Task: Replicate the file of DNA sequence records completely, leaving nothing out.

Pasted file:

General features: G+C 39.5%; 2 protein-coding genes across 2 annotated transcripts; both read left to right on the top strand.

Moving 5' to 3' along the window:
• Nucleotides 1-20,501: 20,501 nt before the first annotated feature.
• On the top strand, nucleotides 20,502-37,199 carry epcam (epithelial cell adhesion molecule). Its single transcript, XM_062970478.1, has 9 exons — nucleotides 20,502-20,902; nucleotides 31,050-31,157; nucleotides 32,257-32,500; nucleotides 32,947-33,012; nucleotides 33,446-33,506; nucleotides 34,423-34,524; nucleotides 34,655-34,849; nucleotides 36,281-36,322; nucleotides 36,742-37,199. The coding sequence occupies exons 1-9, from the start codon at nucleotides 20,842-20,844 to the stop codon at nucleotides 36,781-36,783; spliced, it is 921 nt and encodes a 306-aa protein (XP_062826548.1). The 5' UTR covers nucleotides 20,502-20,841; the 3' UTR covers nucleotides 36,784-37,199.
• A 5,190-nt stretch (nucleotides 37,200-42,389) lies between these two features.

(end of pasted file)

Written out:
General features: G+C 39.5%; 2 protein-coding genes across 2 annotated transcripts; both read left to right on the top strand.

Moving 5' to 3' along the window:
• Nucleotides 1-20,501: 20,501 nt before the first annotated feature.
• On the top strand, nucleotides 20,502-37,199 carry epcam (epithelial cell adhesion molecule). Its single transcript, XM_062970478.1, has 9 exons — nucleotides 20,502-20,902; nucleotides 31,050-31,157; nucleotides 32,257-32,500; nucleotides 32,947-33,012; nucleotides 33,446-33,506; nucleotides 34,423-34,524; nucleotides 34,655-34,849; nucleotides 36,281-36,322; nucleotides 36,742-37,199. The coding sequence occupies exons 1-9, from the start codon at nucleotides 20,842-20,844 to the stop codon at nucleotides 36,781-36,783; spliced, it is 921 nt and encodes a 306-aa protein (XP_062826548.1). The 5' UTR covers nucleotides 20,502-20,841; the 3' UTR covers nucleotides 36,784-37,199.
• A 5,190-nt stretch (nucleotides 37,200-42,389) lies between these two features.